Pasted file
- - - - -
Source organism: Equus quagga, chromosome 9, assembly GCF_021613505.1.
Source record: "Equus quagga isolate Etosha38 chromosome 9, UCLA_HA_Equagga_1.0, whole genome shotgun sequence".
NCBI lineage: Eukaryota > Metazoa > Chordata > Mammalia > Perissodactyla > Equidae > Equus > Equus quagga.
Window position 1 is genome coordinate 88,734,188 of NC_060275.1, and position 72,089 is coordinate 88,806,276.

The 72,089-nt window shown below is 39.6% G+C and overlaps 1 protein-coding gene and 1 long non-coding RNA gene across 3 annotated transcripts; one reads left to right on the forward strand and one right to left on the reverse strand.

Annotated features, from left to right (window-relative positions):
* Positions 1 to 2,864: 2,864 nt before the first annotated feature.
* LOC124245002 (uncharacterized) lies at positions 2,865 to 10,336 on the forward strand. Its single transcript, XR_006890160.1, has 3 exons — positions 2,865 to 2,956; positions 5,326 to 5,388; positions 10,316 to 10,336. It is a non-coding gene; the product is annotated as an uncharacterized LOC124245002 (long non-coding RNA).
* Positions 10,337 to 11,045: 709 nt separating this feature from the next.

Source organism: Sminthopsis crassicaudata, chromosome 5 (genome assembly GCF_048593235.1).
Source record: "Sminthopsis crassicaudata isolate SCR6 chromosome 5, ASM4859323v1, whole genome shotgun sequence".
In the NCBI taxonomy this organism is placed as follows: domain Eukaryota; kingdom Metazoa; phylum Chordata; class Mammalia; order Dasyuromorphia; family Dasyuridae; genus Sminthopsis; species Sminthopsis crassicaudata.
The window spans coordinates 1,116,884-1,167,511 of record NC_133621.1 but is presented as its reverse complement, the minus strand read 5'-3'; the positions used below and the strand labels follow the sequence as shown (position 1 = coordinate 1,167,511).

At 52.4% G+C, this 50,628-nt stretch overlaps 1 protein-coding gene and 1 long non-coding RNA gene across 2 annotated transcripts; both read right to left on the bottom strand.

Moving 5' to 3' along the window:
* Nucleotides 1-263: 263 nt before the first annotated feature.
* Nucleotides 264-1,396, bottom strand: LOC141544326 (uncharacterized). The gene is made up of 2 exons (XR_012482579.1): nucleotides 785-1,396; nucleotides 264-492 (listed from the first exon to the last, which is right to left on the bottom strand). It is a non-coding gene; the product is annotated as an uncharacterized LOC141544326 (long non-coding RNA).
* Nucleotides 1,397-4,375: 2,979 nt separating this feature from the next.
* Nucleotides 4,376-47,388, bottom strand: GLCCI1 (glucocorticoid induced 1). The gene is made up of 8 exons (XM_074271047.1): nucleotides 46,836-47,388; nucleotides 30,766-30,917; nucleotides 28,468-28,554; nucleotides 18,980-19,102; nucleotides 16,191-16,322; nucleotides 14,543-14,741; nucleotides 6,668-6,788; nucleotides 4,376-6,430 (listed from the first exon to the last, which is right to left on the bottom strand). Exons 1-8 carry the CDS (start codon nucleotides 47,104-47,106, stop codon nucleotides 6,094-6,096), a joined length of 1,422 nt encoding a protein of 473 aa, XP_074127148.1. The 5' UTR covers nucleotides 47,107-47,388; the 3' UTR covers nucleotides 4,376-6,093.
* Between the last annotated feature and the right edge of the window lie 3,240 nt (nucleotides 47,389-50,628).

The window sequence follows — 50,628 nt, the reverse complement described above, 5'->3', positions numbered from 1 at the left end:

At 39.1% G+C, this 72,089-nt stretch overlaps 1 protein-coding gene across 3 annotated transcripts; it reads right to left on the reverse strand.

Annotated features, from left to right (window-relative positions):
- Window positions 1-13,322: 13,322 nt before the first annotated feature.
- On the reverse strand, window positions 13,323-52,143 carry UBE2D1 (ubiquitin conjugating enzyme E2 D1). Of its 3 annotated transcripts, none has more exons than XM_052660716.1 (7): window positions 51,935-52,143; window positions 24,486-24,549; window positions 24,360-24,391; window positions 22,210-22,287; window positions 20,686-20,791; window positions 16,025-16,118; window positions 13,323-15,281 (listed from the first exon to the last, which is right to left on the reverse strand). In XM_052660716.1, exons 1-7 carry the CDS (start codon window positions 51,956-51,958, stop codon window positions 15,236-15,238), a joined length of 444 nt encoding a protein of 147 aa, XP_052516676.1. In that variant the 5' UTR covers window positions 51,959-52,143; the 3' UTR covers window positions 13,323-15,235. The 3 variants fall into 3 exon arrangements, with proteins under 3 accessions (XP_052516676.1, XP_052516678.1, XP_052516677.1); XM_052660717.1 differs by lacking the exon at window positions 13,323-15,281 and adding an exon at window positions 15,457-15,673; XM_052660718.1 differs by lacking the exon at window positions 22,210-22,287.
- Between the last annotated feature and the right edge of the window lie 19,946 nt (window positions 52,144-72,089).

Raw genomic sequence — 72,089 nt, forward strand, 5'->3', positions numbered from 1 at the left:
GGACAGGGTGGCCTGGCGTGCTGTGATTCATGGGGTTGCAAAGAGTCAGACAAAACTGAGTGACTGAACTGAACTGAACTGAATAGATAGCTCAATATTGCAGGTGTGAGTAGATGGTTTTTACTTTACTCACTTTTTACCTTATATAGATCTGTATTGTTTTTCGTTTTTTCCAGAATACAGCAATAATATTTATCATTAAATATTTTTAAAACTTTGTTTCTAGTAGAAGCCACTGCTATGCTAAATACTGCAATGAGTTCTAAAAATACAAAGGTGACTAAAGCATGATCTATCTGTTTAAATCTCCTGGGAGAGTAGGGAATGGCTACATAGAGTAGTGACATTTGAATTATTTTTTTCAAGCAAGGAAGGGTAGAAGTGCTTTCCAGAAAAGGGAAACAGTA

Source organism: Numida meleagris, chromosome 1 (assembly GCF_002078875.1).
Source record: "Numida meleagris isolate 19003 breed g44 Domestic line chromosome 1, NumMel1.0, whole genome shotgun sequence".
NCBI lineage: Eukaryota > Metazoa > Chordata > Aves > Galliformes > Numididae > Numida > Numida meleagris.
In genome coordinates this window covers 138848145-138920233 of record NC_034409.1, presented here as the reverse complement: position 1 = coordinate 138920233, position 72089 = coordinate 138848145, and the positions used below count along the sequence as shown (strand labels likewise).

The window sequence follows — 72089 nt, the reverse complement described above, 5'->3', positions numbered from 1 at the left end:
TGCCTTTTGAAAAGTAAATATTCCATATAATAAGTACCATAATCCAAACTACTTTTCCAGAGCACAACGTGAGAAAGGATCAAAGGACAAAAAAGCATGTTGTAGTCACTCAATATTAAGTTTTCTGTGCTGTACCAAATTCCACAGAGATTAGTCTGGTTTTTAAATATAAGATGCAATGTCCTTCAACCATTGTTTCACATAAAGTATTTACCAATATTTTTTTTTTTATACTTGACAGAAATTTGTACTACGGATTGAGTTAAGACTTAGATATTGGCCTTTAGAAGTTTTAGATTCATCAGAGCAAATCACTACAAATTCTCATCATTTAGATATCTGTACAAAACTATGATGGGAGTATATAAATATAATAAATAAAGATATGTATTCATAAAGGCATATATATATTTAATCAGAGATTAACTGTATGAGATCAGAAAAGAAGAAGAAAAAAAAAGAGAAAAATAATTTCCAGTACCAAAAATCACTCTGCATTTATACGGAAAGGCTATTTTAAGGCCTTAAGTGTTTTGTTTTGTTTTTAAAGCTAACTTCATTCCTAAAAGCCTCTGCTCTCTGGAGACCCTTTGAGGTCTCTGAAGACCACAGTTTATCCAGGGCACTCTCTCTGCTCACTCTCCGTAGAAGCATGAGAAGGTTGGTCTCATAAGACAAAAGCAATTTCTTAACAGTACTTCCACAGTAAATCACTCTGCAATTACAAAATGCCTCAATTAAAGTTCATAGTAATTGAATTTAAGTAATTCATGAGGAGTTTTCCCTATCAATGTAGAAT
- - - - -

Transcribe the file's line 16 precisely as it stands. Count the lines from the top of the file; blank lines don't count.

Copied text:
* Nucleotides 1-263: 263 nt before the first annotated feature.